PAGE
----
Monday, January 24, 2011

Canal Pub Review: Botany Bay, Whittle-Le-Woods, Adlington

After the walk along the towpath and having over done it on the thermals I was a bit warm and ready for a drink. We had parked at the Lock & Quay so planned to have lunch there. The pub building has been here a long time but only shows up on the 1920s OS map as a public house. It was once the Railway, a name that has gone along with the railway itself. If you stand on the canal bridge and look towards the Botany Bay mill you can see the remains of the railway bridge by the boatyard. Much of the railway embankment was wiped out by the motorway construction. And yet the canal remains so the pub has taken a more navigational name. 
While the outside of the pub looks like an old cottage the inside is newly refurbished. We went in and were the only customers in there. Last nights karaoke was being packed up, it seems to be popular here on Wednesdays and Saturdays. This was 1:45pm on a Sunday, the pub should be full of diners. We got our drinks and I stripped off a few layers. The only ale available was Bombardier, the rest were off, Black Sheep being one. There were 4 lagers on tap and John Smiths. Some more customers came in only to be told there was no food today. They left and we followed soon after. 
On the way to the Lock&Quay I noticed the Malthouse Farm. More of a restaurant with a travel tavern next door than a traditional pub maybe but worth a visit. The Premier Inn and restaurant are on the site of an old farm house. The outside is very smart, with some very nice patio furniture for sunnier days. Inside it is obviously more of a restaurant than a pub, well at Sunday lunchtimes anyway. We were taken to a table and told it was all table service. The interior is very smart. Like many newly refurbished canal pubs it has the grey wooden panels, brown leather chairs and old canal photographs. It might be a bit artificial but it does look smart and the photos are still interesting. The gents toilets were very nice too! 
Its a chain pub, owned by the "chef and brewer" pub company. The menu is pretty good, most things were between £7.50 and £10. We cheated and just had the starters and desserts. There were some draught ales, the Lancaster Blonde was judged to be very nice. Although the place was packed and the staff were busy they were very nice and friendly. While we were waiting for the food (which arrived very quickly, faster than the drinks in fact) I noticed that my iphone was showing it had a wifi connection. The pub has the Cloud so anyone with access to that can surf for free. And so I did. The pub gets bonus points for playing Frightened Rabbit on their piped music.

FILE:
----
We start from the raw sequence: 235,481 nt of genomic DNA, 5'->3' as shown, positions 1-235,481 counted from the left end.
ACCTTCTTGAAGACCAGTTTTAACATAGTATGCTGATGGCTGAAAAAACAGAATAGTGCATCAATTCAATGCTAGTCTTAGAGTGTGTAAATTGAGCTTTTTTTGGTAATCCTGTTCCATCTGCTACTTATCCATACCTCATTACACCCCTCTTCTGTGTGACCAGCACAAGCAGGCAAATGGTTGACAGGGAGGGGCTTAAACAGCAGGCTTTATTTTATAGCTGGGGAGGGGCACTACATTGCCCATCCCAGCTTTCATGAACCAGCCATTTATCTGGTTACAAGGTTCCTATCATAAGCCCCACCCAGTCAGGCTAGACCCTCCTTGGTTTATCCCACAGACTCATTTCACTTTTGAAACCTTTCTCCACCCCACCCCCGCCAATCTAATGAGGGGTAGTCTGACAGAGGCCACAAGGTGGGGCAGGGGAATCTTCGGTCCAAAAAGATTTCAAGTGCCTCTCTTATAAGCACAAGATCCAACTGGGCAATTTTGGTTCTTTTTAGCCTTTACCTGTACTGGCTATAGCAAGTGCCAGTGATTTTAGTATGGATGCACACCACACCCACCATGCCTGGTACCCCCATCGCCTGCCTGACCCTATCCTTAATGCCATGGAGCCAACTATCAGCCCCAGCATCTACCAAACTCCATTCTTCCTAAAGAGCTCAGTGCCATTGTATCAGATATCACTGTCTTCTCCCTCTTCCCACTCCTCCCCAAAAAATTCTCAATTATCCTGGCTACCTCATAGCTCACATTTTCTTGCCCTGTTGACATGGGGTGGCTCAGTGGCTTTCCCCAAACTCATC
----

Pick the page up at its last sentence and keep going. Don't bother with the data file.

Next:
The pub has special weekly food nights, vegetarian on Wednesdays,  curry and quiz nights on Thursdays and fish on Fridays. As chain pubs go it was a lot nicer than other pubs that could only be said to be "fayre" or those in which you might want to "eat beef".  This would be a nice place to stay as part of a canal trip or a good place to have an affair if you were in middle management with a Lexus and a secretary. It would certainly be a lovely place for a summer drink outside.
Adlington is not a million miles from Whittle-le-Woods but the Bridge is as far removed from the corporate class of the Malthouse Farm. The Bridge is a locals pub. It has two doors and we went in the "wrong" one, ending up in the pool room. We had to politely push past all the locals who were watching the Blackburn match on TV and head down to the other end of the pub to the empty room without a TV. Adlington must look to Blackburn for its football rather than Wigan or indeed Chorley. Its a Robinson's pub so can't be too bad, the Unicorn bitter was nice although being the driver I was bought the pinkest soft drink they had. At the end of the room we were in was last nights karaoke machine still set up. Children and dogs were welcome and there were as many sweets on sale at the bar as crisps. Its outside seats weren't as posh as the Malthouse but would be just as welcome on a rare hot summers day by the canal.
The Bridge pub is named after the canal bridge. The canal bridge is named after the White Bear pub. I couldn't find any white bears to ask who they were named after. 
Its hard to judge a pub on one visit but I would have no problem going back to any of today's pubs. The Malthouse Farm is more of a place for a meal than drink maybe.
Review the pubs on the canal pub guide

1 comment:

Bang on said...

Great post, look forward to visiting some of those pubs :)